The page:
Johnson & Johnson and Imerys agreed to settle a similar case in December 2018 for $1.5 million. Ann Zoas, a 78-year-old from New York, claimed she developed mesothelioma following years of using Johnson & Johnson’s Baby Powder.
Zoas says she used the baby powder daily between 1945 and 1948 and approximately “80 percent of the time” between 1949 and January 2017, according to court documents. Doctors diagnosed her with mesothelioma in March 2017.
Imerys confirmed the settlement to Bloomberg news, which broke the story. It was the first publicly reported settlement by Johnson & Johnson in talc litigation.
Talcum Powder Contributes to Ovarian Cancer
Lawsuits that claim talcum powder caused ovarian cancer outnumber the mesothelioma claims in part because mesothelioma is rare. Only about 3,000 people get the disease a year, according to the American Cancer Society. In contrast, more than 22,200 women will receive an ovarian cancer diagnosis each year.
- Federal Court, U.S. District of New Jersey
- State Court, Atlantic County in New Jersey
- State Court, Los Angeles Superior Court in California
- State Court, St. Louis Circuit Court in Missouri
The first ovarian cancer lawsuits did not allege asbestos-contaminated talc caused cancer. Rather, they claimed talc alone could travel into the ovaries and cause inflammation that led to cancer. According to lawsuits, the first studies linking ovarian cancer and talc surfaced in the 1980s, and defendants were aware their products could harm people.
Ovarian cancer lawsuits against Johnson & Johnson garnered substantial media attention with big number verdicts in St. Louis courts: $72 million, $70 million and $55 million. In some of these lawsuits, plaintiff’s expert witnesses testified they found talc particles in the ovaries of women with cancer.
“[Johnson & Johnson] should pull talc from the market before causing further anguish, harm, and death from a terrible disease.”
The largest verdict to date is $4.7 billion awarded in July 2018 to 22 women who say Johnson & Johnson’s talc products led to their ovarian cancer. Unlike the first cases, this claim was historic because it claimed asbestos — and not just talc — was to blame for ovarian cancer.
As of July 2019, there were 12,641 lawsuits pending in a multidistrict litigation (MDL) in New Jersey federal court. Johnson & Johnson and talc supplier Imerys Talc are the defendants in the MDL. The federal MDL is still in the early stages, and none of those cases have made it to trial yet. Most of the verdicts have been reached in Missouri and California.
Manufacturers and Talc Brands Defend Against Personal Injury Claims
People filed lawsuits against makers of major brands of talcum powder products, the largest of which is Johnson & Johnson. They also sued Imerys Talc and other mining companies that supply these manufacturers with raw talc.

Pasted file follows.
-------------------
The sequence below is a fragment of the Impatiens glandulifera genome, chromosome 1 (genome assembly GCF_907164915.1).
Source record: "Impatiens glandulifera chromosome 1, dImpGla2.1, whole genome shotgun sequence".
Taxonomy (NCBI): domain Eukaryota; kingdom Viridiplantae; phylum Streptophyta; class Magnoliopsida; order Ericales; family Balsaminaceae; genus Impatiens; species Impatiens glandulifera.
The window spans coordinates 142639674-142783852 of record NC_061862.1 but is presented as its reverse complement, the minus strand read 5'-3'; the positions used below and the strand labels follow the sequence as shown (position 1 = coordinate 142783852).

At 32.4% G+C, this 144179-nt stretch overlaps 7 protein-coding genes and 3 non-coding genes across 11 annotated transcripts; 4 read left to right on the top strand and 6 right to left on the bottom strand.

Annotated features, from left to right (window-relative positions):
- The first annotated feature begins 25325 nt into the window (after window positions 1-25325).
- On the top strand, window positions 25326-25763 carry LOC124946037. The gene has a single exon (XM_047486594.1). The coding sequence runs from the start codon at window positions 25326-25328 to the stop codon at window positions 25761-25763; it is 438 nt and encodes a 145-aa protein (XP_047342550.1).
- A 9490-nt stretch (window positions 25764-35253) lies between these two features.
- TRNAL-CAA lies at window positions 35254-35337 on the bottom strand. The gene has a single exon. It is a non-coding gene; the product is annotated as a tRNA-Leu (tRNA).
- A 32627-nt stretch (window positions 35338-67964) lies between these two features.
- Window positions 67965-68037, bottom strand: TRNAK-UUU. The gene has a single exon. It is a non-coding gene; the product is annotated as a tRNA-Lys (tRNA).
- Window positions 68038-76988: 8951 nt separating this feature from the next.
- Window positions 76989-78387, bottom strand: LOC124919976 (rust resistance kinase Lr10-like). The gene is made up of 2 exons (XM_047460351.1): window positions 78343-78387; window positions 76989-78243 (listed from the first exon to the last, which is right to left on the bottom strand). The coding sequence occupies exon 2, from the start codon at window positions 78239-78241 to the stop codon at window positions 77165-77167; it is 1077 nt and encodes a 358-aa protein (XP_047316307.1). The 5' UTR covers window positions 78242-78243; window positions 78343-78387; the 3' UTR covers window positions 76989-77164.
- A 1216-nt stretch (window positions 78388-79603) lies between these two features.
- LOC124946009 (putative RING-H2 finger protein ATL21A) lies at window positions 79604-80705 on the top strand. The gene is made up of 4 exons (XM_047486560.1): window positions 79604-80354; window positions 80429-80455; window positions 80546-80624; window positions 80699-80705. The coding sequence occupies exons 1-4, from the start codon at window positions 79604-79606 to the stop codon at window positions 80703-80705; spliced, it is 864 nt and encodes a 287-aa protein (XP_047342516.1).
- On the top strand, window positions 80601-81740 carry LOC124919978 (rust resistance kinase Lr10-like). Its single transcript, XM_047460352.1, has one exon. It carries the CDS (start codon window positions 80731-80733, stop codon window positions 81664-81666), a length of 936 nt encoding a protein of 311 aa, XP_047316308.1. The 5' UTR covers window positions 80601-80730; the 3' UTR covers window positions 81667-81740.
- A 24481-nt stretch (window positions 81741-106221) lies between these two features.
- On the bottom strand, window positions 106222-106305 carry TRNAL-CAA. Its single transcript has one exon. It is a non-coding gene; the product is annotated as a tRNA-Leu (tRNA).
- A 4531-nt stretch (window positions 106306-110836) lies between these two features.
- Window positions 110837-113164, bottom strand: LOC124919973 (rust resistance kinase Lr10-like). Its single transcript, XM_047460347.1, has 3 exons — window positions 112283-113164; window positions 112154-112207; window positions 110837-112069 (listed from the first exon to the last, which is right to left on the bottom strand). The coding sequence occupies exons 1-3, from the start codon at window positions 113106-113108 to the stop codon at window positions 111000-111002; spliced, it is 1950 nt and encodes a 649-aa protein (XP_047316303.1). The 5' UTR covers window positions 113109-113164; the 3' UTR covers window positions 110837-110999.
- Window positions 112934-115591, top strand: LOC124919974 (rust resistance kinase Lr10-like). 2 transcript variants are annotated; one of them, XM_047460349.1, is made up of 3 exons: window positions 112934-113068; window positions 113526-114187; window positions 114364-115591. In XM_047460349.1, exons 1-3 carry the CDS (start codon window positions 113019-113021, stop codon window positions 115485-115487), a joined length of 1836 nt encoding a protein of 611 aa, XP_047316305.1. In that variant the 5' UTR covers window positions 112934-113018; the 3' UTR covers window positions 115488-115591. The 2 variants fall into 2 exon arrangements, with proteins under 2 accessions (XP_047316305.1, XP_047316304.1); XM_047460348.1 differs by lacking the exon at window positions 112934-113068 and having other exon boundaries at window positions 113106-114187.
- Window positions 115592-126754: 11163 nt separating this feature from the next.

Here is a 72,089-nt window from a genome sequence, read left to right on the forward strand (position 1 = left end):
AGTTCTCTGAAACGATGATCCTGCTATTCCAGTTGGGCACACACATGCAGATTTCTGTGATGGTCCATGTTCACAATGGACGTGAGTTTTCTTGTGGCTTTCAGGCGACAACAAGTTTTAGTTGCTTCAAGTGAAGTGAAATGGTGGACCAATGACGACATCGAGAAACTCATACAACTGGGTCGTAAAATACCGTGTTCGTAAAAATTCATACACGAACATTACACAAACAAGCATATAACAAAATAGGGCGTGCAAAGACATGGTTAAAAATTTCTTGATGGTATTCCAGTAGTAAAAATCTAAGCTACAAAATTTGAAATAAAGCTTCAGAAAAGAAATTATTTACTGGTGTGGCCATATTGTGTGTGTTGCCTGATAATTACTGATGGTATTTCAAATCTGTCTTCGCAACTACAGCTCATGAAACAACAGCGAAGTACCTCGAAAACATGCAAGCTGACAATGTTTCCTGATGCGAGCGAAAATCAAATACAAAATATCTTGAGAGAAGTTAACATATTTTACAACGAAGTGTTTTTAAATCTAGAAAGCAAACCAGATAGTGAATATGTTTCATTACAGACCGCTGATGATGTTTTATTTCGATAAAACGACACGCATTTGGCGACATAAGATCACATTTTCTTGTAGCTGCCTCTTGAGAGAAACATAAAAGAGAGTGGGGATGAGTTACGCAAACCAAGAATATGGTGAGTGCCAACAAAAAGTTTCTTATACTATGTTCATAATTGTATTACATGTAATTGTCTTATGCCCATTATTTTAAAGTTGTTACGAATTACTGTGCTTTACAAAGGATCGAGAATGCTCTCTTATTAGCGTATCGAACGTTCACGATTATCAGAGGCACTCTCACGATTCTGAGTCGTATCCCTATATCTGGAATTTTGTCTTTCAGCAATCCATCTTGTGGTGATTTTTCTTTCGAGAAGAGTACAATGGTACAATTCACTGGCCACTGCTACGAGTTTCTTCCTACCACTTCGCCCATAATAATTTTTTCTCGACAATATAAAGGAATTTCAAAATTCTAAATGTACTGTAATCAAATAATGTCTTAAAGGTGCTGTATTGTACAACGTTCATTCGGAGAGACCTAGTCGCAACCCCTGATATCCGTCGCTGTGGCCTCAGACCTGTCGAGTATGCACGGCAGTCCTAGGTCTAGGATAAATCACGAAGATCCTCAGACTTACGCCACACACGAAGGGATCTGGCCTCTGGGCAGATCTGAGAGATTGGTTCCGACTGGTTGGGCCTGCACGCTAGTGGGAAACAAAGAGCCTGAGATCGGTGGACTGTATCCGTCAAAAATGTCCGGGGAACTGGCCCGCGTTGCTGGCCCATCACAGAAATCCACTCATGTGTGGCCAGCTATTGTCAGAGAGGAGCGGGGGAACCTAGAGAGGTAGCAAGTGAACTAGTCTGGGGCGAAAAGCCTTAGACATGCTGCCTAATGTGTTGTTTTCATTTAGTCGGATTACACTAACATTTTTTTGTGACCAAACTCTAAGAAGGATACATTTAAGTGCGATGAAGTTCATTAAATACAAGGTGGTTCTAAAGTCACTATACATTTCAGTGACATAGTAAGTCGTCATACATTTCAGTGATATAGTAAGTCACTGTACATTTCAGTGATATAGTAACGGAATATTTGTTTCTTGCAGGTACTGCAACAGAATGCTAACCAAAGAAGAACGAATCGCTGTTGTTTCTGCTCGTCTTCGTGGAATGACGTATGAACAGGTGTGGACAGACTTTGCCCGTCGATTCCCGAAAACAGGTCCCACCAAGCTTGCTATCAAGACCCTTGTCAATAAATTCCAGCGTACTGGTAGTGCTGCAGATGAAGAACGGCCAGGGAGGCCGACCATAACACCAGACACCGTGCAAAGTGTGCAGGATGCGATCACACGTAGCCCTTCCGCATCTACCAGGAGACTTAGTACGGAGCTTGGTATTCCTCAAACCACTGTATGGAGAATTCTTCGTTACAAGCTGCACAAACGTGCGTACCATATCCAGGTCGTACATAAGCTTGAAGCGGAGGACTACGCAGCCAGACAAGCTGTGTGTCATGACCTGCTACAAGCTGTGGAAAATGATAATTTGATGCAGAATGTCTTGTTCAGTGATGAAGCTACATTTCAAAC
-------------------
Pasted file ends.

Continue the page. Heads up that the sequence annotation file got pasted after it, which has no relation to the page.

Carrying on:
Manufacturers say they intend to vigorously defend against lawsuits. Imerys Talc, Colgate-Palmolive and other companies have attempted to settle some cases confidentially. For example, in July 2018, Colgate-Palmolive paid a confidential settlement to Paul Garcia, who said he developed mesothelioma after using baby powder made by Mennen, a company previously tied to Colgate-Palmolive.
Johnson & Johnson has made no mention of a blanket settlement for its thousands of talcum powder lawsuits thus far, despite the large verdicts against it.
“The Company believes that it has strong grounds on appeal to overturn these verdicts,” Johnson & Johnson said in its second quarter form 10-Q. “The Company has established an accrual for defense costs only in connection with product liability litigation associated with body powders containing talc.”
Class Action Claims for Cancer Risk
The majority of litigation in talcum powder cases has been focused on individual lawsuits that claim injuries from talc. But there have been at least four class action lawsuits filed over talc-related products and possible cancer risk. Two have been dismissed or absorbed into other cases. These cases claim the products are defective or dangerous but may not necessarily claim injuries.
California Talc Class Action – Mona Estrada claimed Johnson & Johnson failed to warn about the cancer risk of its talc products. A California federal judge moved the case to New Jersey making it part of the MDL underway there. A New Jersey federal judge dismissed Estrada’s claim in 2017 saying she did not suffer an actual injury.
Illinois Talc Class Action – Barbara Mihalich filed a class action suit claiming Johnson & Johnson profited unjustly from its talcum products. The case, including others who had signed onto it, was transferred to the New Jersey MDL in October 2016.
New Jersey Federal Class Action – Investors filed a class-action lawsuit against Johnson & Johnson. They accused the company of failing to disclose that its talcum powder products carried risks of ovarian cancer and mesothelioma.
Missouri Class Action – Cynthia Gibson, Heidi Amiro, Lois Arnstein and other plaintiffs filed a class action lawsuit against Johnson & Johnson. The lawsuit claims exposure to talc, asbestos and other carcinogens in Johnson’s Baby Powder and Shower to Shower led to ovarian cancer. Plaintiffs say Johnson & Johnson failed to warn of the cancer risk.
Please seek the advice of a medical professional before making health care decisions.